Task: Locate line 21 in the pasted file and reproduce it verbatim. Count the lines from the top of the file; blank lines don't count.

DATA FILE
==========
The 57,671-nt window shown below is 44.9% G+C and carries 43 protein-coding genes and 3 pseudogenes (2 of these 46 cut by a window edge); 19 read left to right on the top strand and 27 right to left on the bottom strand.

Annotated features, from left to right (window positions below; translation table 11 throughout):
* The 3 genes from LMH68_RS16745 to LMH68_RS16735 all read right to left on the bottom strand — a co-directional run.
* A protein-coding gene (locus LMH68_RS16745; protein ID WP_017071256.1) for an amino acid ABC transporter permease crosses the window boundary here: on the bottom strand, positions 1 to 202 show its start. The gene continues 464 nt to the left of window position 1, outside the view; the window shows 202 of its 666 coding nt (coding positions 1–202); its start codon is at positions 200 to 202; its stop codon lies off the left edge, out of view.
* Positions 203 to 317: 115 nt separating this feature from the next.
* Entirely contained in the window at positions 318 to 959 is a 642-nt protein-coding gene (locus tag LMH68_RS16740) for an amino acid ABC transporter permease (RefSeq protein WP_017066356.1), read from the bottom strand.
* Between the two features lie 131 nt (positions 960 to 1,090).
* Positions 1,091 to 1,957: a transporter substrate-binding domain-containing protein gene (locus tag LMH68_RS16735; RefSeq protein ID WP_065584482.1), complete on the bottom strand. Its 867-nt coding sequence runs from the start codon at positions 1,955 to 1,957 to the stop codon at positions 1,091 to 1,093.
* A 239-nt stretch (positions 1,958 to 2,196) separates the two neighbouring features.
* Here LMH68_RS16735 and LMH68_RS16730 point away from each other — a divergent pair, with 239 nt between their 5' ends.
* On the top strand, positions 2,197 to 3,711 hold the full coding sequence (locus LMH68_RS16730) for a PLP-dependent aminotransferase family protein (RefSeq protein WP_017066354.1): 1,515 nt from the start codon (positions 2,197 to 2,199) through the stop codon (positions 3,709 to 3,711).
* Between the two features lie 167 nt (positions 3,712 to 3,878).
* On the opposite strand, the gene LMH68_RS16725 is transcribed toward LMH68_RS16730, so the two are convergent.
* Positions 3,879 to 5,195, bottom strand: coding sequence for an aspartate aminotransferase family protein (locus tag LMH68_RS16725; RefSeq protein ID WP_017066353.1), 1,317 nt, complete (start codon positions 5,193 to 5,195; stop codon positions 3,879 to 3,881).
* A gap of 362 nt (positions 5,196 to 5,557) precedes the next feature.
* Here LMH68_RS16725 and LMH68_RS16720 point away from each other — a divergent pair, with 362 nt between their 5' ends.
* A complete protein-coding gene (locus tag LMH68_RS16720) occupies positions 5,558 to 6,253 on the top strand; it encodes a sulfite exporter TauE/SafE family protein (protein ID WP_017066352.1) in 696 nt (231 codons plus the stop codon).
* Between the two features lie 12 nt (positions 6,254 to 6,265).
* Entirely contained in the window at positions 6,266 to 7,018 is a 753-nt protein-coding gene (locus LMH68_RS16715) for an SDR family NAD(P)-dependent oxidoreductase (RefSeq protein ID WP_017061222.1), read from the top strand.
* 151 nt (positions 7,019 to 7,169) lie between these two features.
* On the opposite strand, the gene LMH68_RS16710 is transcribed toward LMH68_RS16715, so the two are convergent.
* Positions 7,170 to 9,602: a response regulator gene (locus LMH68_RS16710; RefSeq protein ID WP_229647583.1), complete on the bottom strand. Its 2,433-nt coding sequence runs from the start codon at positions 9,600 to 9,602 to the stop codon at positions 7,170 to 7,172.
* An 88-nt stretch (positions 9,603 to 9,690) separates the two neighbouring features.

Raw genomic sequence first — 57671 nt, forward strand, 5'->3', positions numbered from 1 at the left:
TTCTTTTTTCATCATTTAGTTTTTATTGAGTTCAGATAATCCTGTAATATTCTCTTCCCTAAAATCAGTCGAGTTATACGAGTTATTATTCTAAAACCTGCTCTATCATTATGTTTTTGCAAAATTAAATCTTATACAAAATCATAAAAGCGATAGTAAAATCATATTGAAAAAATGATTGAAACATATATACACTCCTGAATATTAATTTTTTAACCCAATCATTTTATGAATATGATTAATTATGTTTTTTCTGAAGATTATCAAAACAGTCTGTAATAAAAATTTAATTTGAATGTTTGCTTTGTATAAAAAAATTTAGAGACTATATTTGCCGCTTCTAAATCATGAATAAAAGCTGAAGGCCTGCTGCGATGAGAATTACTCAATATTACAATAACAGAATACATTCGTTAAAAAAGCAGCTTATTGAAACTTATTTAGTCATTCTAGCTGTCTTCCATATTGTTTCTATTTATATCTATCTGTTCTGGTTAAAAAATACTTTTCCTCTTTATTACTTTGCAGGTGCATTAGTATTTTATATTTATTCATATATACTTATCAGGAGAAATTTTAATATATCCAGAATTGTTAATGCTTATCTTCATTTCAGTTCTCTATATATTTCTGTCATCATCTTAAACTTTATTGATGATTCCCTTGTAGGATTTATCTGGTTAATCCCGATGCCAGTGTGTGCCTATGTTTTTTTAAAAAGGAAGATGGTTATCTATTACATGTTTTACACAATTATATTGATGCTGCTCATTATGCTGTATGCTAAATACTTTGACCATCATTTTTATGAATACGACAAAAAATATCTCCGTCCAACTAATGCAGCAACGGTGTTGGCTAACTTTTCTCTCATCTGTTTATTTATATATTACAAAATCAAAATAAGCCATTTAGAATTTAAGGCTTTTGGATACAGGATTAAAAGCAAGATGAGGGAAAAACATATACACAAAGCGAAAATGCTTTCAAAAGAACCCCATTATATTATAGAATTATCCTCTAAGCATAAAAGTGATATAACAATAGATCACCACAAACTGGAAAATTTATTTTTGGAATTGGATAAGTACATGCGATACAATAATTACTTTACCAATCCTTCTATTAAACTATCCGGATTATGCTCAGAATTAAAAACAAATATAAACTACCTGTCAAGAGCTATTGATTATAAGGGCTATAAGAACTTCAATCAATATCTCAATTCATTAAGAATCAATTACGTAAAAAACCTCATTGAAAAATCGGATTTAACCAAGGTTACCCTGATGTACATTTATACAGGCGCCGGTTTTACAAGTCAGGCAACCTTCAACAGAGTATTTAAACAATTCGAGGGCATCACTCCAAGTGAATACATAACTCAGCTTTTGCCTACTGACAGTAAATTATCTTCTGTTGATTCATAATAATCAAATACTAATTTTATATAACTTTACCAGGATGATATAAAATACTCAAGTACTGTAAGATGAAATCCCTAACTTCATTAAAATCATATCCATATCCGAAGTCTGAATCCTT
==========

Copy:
* On the opposite strand, the gene LMH68_RS16710 is transcribed toward LMH68_RS16715, so the two are convergent.